There is now no doubt that William Gascoigne, a young gentleman of Yorkshire, was the first 1 Gran, History of Physical Astronomy, p. 449.
William Crabtree, a friend of his, taking a journey to Yorkshire in 1639 to see Gascoigne, writes thus to his friend Jeremiah Horrocks.
Flamsteed, in the first volume of the Historia coelestis, has inserted a series of measurements made by Gascoigne extending from 1638 to 1643.
(1773), p. 190) also gives results of measurements by Gascoigne of the diameters of the moon, Jupiter, Mars and Venus with his micrometer.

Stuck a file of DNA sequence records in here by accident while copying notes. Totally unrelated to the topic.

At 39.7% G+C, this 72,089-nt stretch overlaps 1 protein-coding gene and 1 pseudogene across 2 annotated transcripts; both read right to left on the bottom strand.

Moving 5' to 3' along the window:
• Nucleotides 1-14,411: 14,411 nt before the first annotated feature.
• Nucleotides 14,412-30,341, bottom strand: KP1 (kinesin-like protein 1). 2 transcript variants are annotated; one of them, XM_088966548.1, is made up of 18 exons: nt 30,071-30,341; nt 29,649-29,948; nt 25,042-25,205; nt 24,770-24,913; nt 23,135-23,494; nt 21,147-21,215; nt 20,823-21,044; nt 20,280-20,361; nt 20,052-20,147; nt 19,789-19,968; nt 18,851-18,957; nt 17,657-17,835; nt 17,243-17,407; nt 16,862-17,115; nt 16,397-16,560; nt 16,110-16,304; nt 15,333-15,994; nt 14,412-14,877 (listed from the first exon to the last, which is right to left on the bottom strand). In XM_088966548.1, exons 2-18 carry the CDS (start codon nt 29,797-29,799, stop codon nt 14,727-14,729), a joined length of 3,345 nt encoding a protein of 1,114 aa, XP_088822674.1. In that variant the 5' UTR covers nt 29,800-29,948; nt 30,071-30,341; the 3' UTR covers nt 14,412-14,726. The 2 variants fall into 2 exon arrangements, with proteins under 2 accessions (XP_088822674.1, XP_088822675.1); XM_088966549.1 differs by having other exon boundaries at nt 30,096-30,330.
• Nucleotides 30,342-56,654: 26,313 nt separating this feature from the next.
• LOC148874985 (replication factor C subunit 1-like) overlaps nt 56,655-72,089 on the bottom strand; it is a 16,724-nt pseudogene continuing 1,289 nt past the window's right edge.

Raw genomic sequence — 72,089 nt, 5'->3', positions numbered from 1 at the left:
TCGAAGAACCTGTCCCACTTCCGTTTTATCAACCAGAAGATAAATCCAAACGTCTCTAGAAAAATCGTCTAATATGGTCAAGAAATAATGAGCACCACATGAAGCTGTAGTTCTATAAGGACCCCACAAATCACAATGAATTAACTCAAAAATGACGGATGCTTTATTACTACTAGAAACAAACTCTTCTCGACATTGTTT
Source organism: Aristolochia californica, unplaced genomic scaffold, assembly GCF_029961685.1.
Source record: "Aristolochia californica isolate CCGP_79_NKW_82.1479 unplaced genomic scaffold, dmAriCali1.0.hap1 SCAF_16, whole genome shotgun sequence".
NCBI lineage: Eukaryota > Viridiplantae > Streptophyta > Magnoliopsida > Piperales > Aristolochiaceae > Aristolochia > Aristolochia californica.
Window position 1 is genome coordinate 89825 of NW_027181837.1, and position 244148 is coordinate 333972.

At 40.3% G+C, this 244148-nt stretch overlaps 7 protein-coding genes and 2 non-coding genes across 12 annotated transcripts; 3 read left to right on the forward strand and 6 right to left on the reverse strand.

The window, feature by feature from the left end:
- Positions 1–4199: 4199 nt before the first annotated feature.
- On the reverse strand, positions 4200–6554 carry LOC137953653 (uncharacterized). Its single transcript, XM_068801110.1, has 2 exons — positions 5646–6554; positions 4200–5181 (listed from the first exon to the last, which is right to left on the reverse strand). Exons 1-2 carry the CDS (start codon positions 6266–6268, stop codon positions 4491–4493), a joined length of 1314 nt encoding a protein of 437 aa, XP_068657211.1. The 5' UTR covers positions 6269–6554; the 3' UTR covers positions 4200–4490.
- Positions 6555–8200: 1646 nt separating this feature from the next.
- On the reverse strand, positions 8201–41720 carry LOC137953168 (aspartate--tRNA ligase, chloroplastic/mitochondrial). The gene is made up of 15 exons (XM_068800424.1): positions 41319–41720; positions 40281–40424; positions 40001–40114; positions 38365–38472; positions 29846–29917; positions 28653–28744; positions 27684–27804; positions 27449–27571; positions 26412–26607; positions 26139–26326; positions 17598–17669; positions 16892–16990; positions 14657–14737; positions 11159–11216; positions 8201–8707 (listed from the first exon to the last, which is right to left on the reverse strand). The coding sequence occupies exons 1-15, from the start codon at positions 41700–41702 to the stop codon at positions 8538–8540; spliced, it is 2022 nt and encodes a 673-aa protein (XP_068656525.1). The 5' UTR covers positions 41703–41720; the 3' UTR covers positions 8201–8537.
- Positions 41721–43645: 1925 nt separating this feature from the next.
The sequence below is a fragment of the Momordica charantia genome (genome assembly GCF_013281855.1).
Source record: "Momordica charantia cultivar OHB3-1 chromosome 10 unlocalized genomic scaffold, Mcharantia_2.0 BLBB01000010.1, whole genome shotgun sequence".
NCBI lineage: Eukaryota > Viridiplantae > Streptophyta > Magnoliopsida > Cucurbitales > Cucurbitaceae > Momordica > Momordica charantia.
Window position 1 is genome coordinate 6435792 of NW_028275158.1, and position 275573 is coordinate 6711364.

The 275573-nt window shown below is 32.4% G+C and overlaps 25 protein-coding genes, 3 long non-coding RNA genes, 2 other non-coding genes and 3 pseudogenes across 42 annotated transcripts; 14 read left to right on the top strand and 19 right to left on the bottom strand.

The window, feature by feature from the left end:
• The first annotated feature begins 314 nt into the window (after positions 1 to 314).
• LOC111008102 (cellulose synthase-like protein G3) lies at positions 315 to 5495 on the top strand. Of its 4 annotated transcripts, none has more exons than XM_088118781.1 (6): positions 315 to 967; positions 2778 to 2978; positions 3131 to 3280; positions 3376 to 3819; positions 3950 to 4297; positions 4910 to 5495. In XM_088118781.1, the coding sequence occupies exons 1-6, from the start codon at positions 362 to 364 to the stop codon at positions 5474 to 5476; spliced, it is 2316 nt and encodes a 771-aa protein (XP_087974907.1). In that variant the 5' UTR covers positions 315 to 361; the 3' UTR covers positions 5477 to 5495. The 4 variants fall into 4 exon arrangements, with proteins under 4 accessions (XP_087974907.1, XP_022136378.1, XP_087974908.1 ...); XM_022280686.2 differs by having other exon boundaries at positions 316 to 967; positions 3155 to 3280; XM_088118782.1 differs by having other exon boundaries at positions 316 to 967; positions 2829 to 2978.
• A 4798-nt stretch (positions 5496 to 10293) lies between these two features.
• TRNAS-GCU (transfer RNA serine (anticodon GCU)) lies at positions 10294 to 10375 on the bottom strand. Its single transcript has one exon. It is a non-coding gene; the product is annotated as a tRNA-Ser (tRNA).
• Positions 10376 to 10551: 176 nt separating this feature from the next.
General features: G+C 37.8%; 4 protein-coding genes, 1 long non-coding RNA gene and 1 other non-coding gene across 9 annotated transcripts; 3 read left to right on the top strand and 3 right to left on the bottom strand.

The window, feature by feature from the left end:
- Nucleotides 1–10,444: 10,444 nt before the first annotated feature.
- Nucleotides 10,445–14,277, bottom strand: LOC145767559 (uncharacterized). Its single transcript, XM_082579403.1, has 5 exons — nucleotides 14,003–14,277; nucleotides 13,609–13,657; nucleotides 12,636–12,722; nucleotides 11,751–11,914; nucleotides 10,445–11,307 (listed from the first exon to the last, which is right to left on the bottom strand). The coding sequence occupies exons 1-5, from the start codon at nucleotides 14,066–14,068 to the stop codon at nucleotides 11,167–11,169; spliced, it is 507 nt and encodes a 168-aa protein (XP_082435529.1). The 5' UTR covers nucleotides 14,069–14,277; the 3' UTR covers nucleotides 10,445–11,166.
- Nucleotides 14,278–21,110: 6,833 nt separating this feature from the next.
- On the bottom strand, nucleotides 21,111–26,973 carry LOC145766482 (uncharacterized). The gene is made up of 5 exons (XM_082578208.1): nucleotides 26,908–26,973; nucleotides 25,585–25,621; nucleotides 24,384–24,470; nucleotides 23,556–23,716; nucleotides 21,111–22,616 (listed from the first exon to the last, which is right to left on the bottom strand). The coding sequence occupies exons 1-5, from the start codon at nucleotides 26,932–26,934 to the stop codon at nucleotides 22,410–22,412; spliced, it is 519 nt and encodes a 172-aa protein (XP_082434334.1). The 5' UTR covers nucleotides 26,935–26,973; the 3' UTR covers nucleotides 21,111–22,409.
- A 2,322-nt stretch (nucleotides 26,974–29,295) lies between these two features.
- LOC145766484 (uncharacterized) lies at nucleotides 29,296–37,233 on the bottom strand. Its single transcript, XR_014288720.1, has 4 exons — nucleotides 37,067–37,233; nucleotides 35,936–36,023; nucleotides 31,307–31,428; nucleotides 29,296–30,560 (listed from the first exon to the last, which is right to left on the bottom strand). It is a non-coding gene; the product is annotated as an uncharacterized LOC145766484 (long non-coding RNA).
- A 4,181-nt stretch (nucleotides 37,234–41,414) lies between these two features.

16' 24" 16' 16" 8 Gascoigne, from his observations, deduces the greatest variation of the apparent diameter of the sun to be 35"; according to the Connaissance des temps it amounts to 32" 3.3 These results prove the enormous advance attained in accuracy by Gascoigne, and his indisputable title to the credit of inventing the micrometer.